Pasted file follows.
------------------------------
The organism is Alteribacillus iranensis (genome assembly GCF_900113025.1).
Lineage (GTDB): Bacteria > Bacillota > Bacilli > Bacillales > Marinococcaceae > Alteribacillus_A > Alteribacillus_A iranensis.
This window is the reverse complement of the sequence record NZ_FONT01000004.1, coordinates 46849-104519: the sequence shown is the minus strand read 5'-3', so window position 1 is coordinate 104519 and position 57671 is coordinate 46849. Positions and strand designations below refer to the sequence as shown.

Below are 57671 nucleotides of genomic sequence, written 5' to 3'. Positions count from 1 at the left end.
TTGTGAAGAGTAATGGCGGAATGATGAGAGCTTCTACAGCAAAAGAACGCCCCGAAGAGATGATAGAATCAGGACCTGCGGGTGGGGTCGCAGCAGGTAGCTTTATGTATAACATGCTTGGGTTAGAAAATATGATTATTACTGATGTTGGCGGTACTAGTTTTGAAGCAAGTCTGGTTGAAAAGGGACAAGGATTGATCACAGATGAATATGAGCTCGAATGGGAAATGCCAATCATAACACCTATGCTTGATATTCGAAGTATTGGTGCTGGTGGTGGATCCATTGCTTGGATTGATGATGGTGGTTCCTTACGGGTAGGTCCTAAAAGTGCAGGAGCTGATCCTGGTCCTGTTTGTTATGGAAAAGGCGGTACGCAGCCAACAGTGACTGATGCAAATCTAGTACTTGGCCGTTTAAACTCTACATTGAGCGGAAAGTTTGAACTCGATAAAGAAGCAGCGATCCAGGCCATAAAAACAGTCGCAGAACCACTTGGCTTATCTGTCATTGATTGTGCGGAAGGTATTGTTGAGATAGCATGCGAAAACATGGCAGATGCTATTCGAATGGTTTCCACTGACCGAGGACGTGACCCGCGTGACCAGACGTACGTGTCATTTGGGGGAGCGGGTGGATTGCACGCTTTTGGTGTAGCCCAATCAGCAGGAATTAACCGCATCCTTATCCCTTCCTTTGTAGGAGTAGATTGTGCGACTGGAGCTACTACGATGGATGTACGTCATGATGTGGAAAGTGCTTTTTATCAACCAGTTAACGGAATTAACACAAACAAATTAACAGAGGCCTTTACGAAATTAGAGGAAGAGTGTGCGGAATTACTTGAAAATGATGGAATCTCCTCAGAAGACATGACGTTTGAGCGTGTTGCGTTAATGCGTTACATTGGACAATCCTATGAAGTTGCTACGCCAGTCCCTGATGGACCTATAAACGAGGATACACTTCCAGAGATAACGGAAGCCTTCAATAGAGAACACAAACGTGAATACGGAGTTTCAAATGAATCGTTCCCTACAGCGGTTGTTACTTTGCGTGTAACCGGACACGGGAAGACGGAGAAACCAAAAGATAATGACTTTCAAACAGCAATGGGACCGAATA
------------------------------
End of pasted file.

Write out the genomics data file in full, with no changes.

The organism is Alteribacillus iranensis (genome assembly GCF_900113025.1).
Lineage (GTDB): Bacteria > Bacillota > Bacilli > Bacillales > Marinococcaceae > Alteribacillus_A > Alteribacillus_A iranensis.
This window is the reverse complement of the sequence record NZ_FONT01000004.1, coordinates 46849-104519: the sequence shown is the minus strand read 5'-3', so window position 1 is coordinate 104519 and position 57671 is coordinate 46849. Positions and strand designations below refer to the sequence as shown.

Below are 57671 nucleotides of genomic sequence, written 5' to 3'. Positions count from 1 at the left end.
TTGTGAAGAGTAATGGCGGAATGATGAGAGCTTCTACAGCAAAAGAACGCCCCGAAGAGATGATAGAATCAGGACCTGCGGGTGGGGTCGCAGCAGGTAGCTTTATGTATAACATGCTTGGGTTAGAAAATATGATTATTACTGATGTTGGCGGTACTAGTTTTGAAGCAAGTCTGGTTGAAAAGGGACAAGGATTGATCACAGATGAATATGAGCTCGAATGGGAAATGCCAATCATAACACCTATGCTTGATATTCGAAGTATTGGTGCTGGTGGTGGATCCATTGCTTGGATTGATGATGGTGGTTCCTTACGGGTAGGTCCTAAAAGTGCAGGAGCTGATCCTGGTCCTGTTTGTTATGGAAAAGGCGGTACGCAGCCAACAGTGACTGATGCAAATCTAGTACTTGGCCGTTTAAACTCTACATTGAGCGGAAAGTTTGAACTCGATAAAGAAGCAGCGATCCAGGCCATAAAAACAGTCGCAGAACCACTTGGCTTATCTGTCATTGATTGTGCGGAAGGTATTGTTGAGATAGCATGCGAAAACATGGCAGATGCTATTCGAATGGTTTCCACTGACCGAGGACGTGACCCGCGTGACCAGACGTACGTGTCATTTGGGGGAGCGGGTGGATTGCACGCTTTTGGTGTAGCCCAATCAGCAGGAATTAACCGCATCCTTATCCCTTCCTTTGTAGGAGTAGATTGTGCGACTGGAGCTACTACGATGGATGTACGTCATGATGTGGAAAGTGCTTTTTATCAACCAGTTAACGGAATTAACACAAACAAATTAACAGAGGCCTTTACGAAATTAGAGGAAGAGTGTGCGGAATTACTTGAAAATGATGGAATCTCCTCAGAAGACATGACGTTTGAGCGTGTTGCGTTAATGCGTTACATTGGACAATCCTATGAAGTTGCTACGCCAGTCCCTGATGGACCTATAAACGAGGATACACTTCCAGAGATAACGGAAGCCTTCAATAGAGAACACAAACGTGAATACGGAGTTTCAAATGAATCGTTCCCTACAGCGGTTGTTACTTTGCGTGTAACCGGACACGGGAAGACGGAGAAACCAAAAGATAATGACTTTCAAACAGCAATGGGACCGAATA